JOIN THE FIGHT

  • White LinkedIn Icon

Paid for by the Republican Party of Louisiana. Not Authorized by any candidate or candidate's committee.
Donations are not tax deductible.

MEDICAID CORRUPTION


While John Bel Edwards is busy campaigning and promoting his Medicaid expansion program, the bidders for the next round of multibillion-dollar contracts to manage health services for Medicaid patients are accusing the Edwards administration of bias and conflicts of interest.

According to a report from the Associated Press, both Republican AND Democratic lawmakers are worrying publicly about whether health care access will be disrupted for half a million Medicaid enrollees, many of whom are in Edwards' expansion program.

 

Even Democratic U.S. Rep. Cedric Richmond sent a letter to Governor Edwards arguing that Louisiana's health department has been plagued by technology problems that would likely make it difficult to shift patients to new health plans without "at least some of these patients falling through the cracks for a time."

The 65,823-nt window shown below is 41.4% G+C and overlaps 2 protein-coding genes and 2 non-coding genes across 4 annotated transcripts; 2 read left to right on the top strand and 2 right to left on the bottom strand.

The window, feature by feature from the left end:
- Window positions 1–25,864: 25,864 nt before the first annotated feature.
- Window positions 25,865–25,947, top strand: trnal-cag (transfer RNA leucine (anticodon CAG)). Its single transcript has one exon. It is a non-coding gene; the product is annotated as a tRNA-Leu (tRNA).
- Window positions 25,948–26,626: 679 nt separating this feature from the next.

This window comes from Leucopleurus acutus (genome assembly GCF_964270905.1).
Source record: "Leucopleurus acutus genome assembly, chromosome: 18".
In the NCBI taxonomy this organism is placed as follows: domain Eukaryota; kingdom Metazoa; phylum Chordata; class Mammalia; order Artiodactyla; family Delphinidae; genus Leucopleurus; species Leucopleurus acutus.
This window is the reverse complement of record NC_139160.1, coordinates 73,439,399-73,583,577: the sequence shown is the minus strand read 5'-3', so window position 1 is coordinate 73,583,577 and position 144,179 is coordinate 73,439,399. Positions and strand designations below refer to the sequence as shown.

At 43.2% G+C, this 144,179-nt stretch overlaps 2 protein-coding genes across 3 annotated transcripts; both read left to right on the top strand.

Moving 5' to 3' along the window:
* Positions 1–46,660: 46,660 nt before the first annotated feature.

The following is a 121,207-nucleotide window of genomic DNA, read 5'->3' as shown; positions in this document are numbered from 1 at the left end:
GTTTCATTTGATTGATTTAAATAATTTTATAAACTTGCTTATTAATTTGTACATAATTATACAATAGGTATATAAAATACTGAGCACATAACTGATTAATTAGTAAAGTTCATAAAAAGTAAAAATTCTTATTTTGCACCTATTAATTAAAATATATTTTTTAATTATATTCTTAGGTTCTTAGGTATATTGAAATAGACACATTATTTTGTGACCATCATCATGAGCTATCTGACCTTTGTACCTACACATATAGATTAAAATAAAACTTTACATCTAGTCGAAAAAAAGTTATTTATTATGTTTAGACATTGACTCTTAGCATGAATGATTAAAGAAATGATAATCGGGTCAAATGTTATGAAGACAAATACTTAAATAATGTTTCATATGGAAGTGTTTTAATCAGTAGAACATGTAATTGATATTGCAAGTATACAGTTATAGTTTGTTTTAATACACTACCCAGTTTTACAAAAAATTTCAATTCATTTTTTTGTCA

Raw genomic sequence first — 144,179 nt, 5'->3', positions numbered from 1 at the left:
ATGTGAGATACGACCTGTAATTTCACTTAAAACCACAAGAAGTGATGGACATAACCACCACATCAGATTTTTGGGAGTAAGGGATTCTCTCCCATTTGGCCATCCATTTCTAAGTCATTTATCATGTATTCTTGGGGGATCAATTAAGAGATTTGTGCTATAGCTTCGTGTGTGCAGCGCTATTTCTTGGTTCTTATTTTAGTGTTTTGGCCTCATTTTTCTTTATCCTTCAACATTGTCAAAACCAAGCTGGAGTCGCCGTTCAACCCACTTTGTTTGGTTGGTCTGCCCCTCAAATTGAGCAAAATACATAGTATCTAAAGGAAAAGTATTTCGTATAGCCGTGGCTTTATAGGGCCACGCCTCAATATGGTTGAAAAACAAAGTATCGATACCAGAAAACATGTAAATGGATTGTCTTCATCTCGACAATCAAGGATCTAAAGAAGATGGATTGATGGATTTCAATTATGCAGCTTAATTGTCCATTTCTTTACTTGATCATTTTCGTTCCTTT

Several lawmakers from both parties have publicly questioned how Humana Health Benefit Plan of Louisiana, which hasn't done Medicaid managed care work in the state but was handed a contract by the Edwards’ administration, will quickly ramp up to service a new health plan without a network of doctors, clinics and hospitals available to Medicaid patients.

The Governor and his health department are defending the bid evaluation and contractor selection, saying it followed the detailed requirements laid out in Louisiana procurement law.

"We anticipate that we're going to be able to move forward without any interruption in services," the Governor assured us. Unfortunately for the Governor, he was promptly contradicted by his administration’s own health department, which asserted in that there would likely be claims made in the paperwork filed with the state procurement office about the dispute over the contracts.

 

In a letter to Louisiana's chief procurement officer, the Louisiana Department of Health warned that if the ongoing legal challenges caused delays in contract negotiations, that could "disrupt and jeopardize the provision of health care to more than one million of Louisiana's most vulnerable citizens”.

This controversy is just getting started and will likely ramp up over the next few weeks.

IN THE NEWS: